Juxtaposing western and non-western art histories, this exhibition is itself an assemblage of different time periods, cultures and artistic forms, resulting in striking visual encounters. In some cases, there is a direct reference to the notion of hunting and gathering, while in others, materials are recuperated into hybrid compositions that are playful, enigmatic and dynamic. Ultimately, it is the fluidity of ideas and the dialogues between objects that create the universe of Hunters and Gatherers.
Quinn’s Dec. 10 auction spans Old Masters to modern art, with a premier selection of French paintings as its centerpieceNovember 22nd, 2011 by Admin
FALLS CHURCH, Va. – Some of Washington DC’s most elegant homes were the sources for Quinn’s Auction Galleries’ upcoming sale of international fine and decorative art, with an afternoon session dedicated to Asian art and antiquities. The Dec. 10 event includes 750 lots led by a selection of French paintings whose overall quality surpasses that of any seen in previous Quinn’s auctions.
“We’re particularly excited about the French paintings in this sale, especially the oil-on-canvas harvest scene by Leon Augustin L’hermitte, which is expected to make $100,000 to $150,000,” said Quinn’s Executive Vice President Matthew Quinn. According to the consignor’s family records, the 32 by 38-inch artwork by L’hermitte (French, 1844-1925) was purchased from New York art dealers in the 1930s for a mere $200.
“Only recently, a L’hermitte of similar size and subject matter sold for $278,000 at Sotheby’s, so we feel the one in our sale could very well bring a similar amount,” said Quinn.
An excellent watercolor and pencil on paper laid to board painting by Eugene Boudin (French, 1824-1898) is initialed by the artist and dated “66.” The 5½ by 10 1/8 inch work is a classic scene of women at the beach with parasols and is titled Sur La Plage (On the Beach). Purchased at Sotheby’s in 1984 for $16,000, it is now estimated at $20,000-$30,000.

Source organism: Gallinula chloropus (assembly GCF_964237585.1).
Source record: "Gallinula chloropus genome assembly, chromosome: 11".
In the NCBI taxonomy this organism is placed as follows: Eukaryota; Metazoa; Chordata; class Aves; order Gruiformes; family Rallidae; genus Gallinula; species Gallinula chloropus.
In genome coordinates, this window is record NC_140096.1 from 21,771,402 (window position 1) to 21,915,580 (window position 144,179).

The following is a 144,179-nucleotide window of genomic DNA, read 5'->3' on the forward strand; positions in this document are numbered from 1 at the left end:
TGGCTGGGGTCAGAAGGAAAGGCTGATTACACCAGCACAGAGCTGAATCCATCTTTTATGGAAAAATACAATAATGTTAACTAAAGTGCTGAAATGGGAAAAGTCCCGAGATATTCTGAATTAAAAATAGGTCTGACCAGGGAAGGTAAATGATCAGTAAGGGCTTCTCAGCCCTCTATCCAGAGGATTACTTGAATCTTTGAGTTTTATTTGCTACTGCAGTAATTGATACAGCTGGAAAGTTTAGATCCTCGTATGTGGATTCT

An exceptional Pablo Picasso (Spanish, 1881-1973) aquatinted lithograph, Tete de Femme, pencil-signed and numbered “2/125,” was created in 1930. With a 2005 auction price of $11,400 as a comparable, it is entered in Quinn’s sale with an estimate of $8,000-$12,000.
Old Masters are a fitting complement to the French artworks in the sale and include a painting by the accomplished Dutch artist Abraham Hendricksz van Beyeren (1620-1690), whose works have sold in the past for as much as $100,000. On Dec. 10, Quinn’s will offer an especially nice van Beyeren oil-on-panel still life that depicts ripe peaches and plump bunches of grapes in a beautifully detailed silver taza. The artist-monogrammed work was executed circa 1675-1676 and measures 24 by 19¾ inches (framed). The painting comes to the auction block from a London art dealer and has been conservatively estimated at $25,000-$35,000.
A signed and dated 1670 oil-on-panel painting by Jan van Hutchenberg (Dutch, 1647-1733) depicts a hunting party at rest in the Roman Campagna. Consigned by the same London art dealer as the van Beyeren, the 13- by 16-inch picture titled An Elegant Company Making Merry near Classical Ruins is expected to bring $12,000-$16,000.
Another noteworthy painting is a Eugene Claude oil on canvas, approximately 30 by 50 inches, that Quinn says “has all the elements for which the artist is known.” This particular painting incorporates asparagus, beets, pomegranates, a rabbit and chicken. Estimate: $4,000-$6,000.